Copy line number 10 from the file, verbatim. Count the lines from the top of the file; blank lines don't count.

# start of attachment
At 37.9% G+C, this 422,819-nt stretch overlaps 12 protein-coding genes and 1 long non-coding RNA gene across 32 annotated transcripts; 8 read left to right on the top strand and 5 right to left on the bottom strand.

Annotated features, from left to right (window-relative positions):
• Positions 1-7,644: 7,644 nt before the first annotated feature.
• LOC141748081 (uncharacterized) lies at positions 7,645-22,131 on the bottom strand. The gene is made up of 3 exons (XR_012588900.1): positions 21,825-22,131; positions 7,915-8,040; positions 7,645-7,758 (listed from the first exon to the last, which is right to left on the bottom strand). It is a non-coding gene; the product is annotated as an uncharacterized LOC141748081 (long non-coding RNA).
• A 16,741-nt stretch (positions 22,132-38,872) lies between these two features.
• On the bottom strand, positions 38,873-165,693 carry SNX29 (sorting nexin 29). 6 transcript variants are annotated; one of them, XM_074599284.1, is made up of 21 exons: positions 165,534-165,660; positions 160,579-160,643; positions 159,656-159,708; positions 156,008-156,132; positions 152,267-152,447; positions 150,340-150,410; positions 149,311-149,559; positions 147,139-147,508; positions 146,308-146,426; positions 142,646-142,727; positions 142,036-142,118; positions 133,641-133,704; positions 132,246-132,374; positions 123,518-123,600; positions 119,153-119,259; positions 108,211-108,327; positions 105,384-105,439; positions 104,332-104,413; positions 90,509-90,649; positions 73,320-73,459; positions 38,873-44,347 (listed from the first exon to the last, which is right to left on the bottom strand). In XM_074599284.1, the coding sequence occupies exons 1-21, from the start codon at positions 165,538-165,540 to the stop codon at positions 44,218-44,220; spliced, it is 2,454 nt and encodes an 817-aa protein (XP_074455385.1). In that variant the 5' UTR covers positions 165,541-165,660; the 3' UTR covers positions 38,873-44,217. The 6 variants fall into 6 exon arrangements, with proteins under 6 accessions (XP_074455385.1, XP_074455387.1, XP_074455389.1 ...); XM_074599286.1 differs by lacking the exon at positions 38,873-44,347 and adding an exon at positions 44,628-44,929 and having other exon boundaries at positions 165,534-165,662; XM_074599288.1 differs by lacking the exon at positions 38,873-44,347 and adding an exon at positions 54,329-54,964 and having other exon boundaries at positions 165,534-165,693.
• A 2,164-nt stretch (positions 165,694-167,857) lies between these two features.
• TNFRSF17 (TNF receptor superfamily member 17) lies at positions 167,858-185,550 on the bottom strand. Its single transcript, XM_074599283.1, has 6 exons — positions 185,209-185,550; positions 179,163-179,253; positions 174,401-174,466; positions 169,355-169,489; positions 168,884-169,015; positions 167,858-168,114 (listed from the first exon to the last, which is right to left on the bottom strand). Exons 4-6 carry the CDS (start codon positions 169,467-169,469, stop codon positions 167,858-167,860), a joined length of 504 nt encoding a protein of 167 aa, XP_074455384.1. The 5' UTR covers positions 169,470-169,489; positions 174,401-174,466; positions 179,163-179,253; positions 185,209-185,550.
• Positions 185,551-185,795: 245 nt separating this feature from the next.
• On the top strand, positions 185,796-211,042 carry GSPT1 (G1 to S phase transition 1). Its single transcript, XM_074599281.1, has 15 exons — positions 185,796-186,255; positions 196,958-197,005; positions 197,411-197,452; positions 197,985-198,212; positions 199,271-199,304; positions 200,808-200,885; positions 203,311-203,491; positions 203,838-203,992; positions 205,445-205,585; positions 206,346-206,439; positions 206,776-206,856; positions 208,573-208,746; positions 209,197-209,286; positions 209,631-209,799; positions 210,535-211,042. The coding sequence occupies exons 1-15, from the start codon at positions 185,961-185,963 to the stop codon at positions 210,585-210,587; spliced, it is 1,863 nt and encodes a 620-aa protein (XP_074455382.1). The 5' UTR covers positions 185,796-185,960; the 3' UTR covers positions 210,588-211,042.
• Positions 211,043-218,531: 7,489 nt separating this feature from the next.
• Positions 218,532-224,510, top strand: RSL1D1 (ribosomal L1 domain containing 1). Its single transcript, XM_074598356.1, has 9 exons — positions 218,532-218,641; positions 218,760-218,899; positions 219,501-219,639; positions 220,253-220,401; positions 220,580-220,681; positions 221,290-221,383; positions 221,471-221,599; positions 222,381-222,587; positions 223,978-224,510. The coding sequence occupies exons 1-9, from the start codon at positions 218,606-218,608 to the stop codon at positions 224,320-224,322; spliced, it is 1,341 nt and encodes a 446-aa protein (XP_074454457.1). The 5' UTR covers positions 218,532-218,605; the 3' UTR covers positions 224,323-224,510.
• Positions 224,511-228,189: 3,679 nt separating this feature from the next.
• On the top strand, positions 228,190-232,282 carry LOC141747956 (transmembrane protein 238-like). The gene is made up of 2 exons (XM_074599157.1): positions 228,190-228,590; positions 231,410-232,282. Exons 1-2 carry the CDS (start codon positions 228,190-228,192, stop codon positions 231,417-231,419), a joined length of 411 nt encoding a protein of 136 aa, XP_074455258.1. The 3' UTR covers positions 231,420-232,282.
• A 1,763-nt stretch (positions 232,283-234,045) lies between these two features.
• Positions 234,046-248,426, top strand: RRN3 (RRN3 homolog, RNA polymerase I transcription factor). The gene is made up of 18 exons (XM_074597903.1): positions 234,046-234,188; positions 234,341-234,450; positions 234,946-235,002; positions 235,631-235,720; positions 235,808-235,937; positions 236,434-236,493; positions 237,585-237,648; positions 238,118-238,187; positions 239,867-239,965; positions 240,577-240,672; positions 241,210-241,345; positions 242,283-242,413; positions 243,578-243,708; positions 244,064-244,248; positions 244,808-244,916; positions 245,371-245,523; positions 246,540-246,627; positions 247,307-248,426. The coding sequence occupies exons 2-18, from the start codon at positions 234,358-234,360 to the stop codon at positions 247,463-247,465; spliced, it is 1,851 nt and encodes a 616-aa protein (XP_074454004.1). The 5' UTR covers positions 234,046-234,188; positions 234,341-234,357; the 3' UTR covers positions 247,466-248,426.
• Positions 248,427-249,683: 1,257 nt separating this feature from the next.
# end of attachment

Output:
• On the top strand, positions 185,796-211,042 carry GSPT1 (G1 to S phase transition 1). Its single transcript, XM_074599281.1, has 15 exons — positions 185,796-186,255; positions 196,958-197,005; positions 197,411-197,452; positions 197,985-198,212; positions 199,271-199,304; positions 200,808-200,885; positions 203,311-203,491; positions 203,838-203,992; positions 205,445-205,585; positions 206,346-206,439; positions 206,776-206,856; positions 208,573-208,746; positions 209,197-209,286; positions 209,631-209,799; positions 210,535-211,042. The coding sequence occupies exons 1-15, from the start codon at positions 185,961-185,963 to the stop codon at positions 210,585-210,587; spliced, it is 1,863 nt and encodes a 620-aa protein (XP_074455382.1). The 5' UTR covers positions 185,796-185,960; the 3' UTR covers positions 210,588-211,042.